St. Patrick’s Day is quickly drawing near and I can happily report,
My wife and I aren’t Irish or Catholic, yet that doesn’t stop us from joining in the festivities with a plate of corned beef and cabbage. Joleen prefers to stuff green peppers with these ingredients and then bake. I love the delicacy although it doesn’t love me. What is it about some foods and gas?
Several years ago at Wal-Mart I purchased a bright green tee-shirt with “Happy Go Lucky” printed across the front. It’s only worn on special occasion. Afterwards, the garment is neatly folded and carefully placed in a bottom-dresser-drawer. I never wash it because the label says 100% cotton and I’m afraid it might shrink. Regardless of not being cleaned, the shirt seems to have shrunk each time I put it on.
St. Patrick’s Day for some folks means green beer. I don’t indulge. I’ve often wondered what’s done to make beer that color? For those that drink the stuff it’s probably best not to know! The beer I consume has root in it. A&W’s still my favorite, although the homemade brew at Mr. D’z Route 66 Diner in Kingman is right up there.
When I was a kid, if a student didn’t wear green to school on St. Patrick’s Day they were pinched; mostly by girls. A friend of mine intentionally never wore the Irish color because he craved female attention. His pinching session quickly terminated whenever someone shouted,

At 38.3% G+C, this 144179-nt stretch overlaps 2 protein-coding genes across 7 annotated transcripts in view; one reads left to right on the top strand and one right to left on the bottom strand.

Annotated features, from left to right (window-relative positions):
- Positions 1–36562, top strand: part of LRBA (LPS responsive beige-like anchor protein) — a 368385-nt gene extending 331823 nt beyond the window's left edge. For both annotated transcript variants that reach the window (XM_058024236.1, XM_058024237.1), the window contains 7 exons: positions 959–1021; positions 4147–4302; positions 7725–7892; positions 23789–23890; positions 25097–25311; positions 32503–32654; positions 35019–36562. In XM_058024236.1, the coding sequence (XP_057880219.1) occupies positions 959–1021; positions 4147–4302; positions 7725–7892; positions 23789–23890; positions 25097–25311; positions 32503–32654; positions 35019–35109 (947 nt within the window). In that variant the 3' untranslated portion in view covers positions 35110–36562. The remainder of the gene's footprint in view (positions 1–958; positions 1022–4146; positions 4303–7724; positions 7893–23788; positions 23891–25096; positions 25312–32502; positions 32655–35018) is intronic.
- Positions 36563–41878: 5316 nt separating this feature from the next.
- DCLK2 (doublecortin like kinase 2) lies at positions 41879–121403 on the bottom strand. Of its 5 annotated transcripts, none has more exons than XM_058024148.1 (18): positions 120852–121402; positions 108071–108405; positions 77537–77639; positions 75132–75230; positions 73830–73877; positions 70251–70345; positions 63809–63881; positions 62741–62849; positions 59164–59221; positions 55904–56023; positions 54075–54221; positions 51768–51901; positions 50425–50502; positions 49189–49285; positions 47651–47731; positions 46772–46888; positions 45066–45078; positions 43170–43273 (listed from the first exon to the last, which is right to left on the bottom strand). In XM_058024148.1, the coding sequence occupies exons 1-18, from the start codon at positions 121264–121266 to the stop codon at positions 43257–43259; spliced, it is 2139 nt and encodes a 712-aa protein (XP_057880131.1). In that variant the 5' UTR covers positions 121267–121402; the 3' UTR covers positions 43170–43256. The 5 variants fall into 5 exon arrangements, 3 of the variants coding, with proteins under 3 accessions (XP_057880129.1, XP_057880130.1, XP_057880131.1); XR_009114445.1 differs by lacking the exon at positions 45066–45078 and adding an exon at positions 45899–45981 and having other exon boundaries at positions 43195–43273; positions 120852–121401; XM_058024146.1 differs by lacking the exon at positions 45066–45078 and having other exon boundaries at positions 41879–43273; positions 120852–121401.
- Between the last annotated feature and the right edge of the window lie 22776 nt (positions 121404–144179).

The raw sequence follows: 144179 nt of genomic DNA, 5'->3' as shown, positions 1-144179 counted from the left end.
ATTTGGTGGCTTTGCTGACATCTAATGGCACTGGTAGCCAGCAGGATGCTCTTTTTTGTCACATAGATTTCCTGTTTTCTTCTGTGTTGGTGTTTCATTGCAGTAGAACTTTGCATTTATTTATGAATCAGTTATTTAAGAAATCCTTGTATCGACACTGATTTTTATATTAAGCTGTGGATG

“You should see Larry’s underwear. They’re green plus other colors!”
I might’ve made the remark a time or two out of jealousy.
Four-leaf clovers are symbolic with St. Patrick’s Day. They’re supposed to bring luck to a person finding one. Over my 65 years I’ve searched and searched yet never came up a winner. I sometimes wonder if they naturally exist? It’d be easy to counterfeit such with a bit of glue and an extra leaf. I know for sure they don’t grow here in Lake Havasu City, Arizona.
The closest thing we have to four-leaf clovers are four-bump green-bell-peppers. Say that with a mouth full of popcorn. The grocery stores are generally low on this variety for a reason. Did you know that bell peppers with four nubs or bumps on the bottom are females? I didn’t either until perhaps two years ago.
Before I became educated on bell peppers I’d always brought home a three nubber. Three was the late Dale Earnhardt’s race car number so that’s probably why. After one shopping spree Joleen gave me unneeded advice. I think she might’ve been watching Martha Stewart that day.
“Always buy the ones with four bumps because they’re females and are much sweeter!”
Who would’ve known? Her statement seemed sexist at the time.
These days whenever I’m in a supermarket, I stroll by the bell pepper section out of curiosity. On many occasions there are only three nubbers to choose from. The unlucky females had been carted away by savvy customers.
In my way of looking at things, a three-bump green-bell-pepper is just as lucky as a four-leaf clover; perhaps luckier where survival is concerned. Any leprechaun with half a brain should be able to figure this out!
When St. Patrick’s Day rolls around on March 17th, I’ll be bringing home a lowly male pepper regardless of what my wife says. This’ll be an experiment of sorts.
Perhaps eating the less-sweet version stuffed with corned beef and cabbage will help ease my gas problem?
Those around me will be be lucky if it does!